The Snooping Spouse Problem: Insights from Moran v. Moran

  • April 09, 2024
  • Katherine Allen, articling student at Burrison Hudani Doris LLP

A violation of privilege “destroys the level playing field and creates a serious risk to the integrity of the administration of justice. To prevent such a danger from arising, the courts must act swiftly and decisively.”

This was the strong warning from the Supreme Court in Celanese Canada Inc. v. Murray Demolition Corp, 2006 SCC 36. How might this apply to the all-too-common problem of a party who accesses their spouse’s private documents?

This was the theme of Justice Kraft’s recent decision in Moran v. Moran, 2023 ONSC 6832. In this case, Kraft J. made a restraining order against the wife and ordered her to pay for a third-party forensic audit after she copied the husband’s private computer files onto her laptop.

The parties were married for 25 years and had been separated for 4 years. During questioning, the wife admitted that she had entered the matrimonial home, where the husband had been exclusively residing, and copied the husband’s private computer files, documents, emails, and text messages onto her laptop. She then took the laptop home, reviewed the documents, deleted some of the documents, and shared documents with her counsel.

Generally, when a party makes a claim that the other party has surreptitiously accessed their private and confidential information, there is a threshold issue to determine: whether, on a balance of probabilities, there is reason to believe that the allegation is true. Subsequently, a court must determine the admissibility of the surreptitiously obtained evidence.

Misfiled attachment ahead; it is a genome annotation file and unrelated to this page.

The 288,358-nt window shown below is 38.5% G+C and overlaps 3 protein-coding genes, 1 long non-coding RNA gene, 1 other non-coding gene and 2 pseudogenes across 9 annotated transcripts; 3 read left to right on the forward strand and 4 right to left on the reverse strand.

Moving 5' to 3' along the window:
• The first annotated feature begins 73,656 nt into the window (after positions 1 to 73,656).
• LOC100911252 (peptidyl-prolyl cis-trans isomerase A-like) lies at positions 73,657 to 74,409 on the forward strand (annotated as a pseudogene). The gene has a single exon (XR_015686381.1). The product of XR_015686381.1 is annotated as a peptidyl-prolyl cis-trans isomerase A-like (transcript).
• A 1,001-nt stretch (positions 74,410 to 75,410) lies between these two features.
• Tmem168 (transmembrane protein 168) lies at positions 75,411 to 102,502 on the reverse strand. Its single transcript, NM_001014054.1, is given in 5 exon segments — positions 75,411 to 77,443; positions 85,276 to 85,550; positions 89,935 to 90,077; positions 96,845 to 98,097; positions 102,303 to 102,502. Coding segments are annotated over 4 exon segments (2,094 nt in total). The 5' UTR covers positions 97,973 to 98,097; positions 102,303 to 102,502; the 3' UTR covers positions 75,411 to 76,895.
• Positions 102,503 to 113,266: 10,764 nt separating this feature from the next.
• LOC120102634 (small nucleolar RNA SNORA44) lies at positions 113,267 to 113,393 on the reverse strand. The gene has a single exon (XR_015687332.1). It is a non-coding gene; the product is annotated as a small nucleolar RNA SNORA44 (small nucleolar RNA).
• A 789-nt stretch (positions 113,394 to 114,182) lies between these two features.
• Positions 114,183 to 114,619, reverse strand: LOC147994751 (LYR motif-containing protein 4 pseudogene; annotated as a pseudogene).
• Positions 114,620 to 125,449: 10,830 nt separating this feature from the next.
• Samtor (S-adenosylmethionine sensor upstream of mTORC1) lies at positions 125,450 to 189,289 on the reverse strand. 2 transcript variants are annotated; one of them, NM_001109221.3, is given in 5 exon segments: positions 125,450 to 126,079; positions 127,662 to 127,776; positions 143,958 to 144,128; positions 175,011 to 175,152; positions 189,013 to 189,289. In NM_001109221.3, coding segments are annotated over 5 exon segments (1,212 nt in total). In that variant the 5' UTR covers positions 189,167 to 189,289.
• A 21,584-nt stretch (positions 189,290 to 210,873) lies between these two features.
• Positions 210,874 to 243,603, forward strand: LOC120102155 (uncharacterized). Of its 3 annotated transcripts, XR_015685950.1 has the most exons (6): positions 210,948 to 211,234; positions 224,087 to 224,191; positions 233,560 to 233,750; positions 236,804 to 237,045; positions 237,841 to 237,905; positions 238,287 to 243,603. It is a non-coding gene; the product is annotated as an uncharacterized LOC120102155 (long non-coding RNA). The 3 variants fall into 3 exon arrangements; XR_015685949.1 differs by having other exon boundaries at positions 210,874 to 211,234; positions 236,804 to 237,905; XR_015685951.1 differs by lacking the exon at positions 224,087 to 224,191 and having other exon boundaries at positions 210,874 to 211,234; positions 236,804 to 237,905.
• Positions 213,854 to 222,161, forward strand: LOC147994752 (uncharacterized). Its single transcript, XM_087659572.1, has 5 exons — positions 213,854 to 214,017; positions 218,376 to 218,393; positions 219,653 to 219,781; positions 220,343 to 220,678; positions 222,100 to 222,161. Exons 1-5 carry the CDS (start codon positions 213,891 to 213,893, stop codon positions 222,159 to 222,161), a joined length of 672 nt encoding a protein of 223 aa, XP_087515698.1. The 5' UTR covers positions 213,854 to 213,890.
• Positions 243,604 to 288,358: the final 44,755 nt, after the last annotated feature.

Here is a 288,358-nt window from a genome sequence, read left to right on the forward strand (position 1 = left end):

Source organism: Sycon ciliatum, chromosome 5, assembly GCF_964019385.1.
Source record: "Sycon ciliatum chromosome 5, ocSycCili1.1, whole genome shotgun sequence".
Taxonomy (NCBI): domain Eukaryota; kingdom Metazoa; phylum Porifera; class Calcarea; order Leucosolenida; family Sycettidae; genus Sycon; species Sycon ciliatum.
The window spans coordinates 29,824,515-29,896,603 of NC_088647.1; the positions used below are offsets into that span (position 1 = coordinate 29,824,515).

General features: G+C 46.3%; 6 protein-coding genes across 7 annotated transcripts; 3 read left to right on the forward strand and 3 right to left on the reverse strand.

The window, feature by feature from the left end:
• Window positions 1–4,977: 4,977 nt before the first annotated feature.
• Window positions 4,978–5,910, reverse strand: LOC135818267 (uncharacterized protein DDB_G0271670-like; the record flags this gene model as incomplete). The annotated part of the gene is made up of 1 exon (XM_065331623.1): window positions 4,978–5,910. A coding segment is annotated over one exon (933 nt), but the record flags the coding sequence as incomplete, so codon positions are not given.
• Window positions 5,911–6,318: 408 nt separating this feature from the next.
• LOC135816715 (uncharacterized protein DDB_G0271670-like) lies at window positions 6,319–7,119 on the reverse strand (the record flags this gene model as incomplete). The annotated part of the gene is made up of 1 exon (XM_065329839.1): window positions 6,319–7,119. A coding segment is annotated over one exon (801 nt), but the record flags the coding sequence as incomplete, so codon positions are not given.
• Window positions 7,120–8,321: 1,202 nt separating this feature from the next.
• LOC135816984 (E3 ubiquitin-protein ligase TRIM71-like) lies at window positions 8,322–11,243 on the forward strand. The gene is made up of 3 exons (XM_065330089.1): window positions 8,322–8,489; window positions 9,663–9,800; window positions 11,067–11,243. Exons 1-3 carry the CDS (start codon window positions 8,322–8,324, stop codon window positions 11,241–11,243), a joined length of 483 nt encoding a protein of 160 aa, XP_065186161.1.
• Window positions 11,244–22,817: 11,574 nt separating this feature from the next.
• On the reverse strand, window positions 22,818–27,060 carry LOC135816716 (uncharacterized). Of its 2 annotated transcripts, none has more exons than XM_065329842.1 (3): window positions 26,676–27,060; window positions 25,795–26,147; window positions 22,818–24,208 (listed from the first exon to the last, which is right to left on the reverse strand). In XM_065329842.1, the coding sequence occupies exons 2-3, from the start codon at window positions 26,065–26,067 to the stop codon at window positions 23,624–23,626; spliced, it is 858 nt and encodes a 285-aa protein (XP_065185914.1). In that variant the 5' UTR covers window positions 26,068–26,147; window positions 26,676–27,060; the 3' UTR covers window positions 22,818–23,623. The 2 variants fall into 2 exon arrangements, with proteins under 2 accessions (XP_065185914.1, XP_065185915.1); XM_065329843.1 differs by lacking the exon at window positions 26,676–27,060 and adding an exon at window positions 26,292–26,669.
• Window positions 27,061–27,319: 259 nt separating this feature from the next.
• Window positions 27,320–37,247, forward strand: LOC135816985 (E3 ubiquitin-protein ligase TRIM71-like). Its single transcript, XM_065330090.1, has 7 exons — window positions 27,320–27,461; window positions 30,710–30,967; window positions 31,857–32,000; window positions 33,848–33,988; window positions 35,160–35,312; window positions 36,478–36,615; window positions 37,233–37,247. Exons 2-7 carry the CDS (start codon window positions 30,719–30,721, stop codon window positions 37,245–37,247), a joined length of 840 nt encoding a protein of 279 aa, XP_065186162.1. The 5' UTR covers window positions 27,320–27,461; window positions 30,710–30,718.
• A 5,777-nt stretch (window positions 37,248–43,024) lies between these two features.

In this case, the wife had already admitted that she had accessed the husband’s computer files. However, there was no way for Kraft J. to determine the admissibility of the evidence as the husband did not know what evidence the wife had taken.

Kraft J. held that the husband was entitled to know what documents the wife had taken and shared with her legal team. She further found that without a complete review of the wife’s computer, it was impossible for the husband to know the extent of the privileged materials she had accessed.

In Continental Currency Exchange Canada Inc. v. Sprott, 2023 ONCA 61, the Court of Appeal set out the following three-part test to resolve the issue of unauthorized access to privileged documents:

  1. At the first stage, the moving party must establish that the opposing party obtained access to relevant privileged material.
  2. At the second stage, the risk of significant prejudice is presumed, and the moving party does not have the onus of proving “the nature of the confidential information” disclosed. The responding party has the onus to rebut the presumed prejudice flowing from receipt of privileged information. The presumption of prejudice can be rebutted by identifying “with some precision” that:
  1. the responding party did not review any of the privileged documents in their possession;
  1. the responding party reviewed some documents, but they were not privileged; or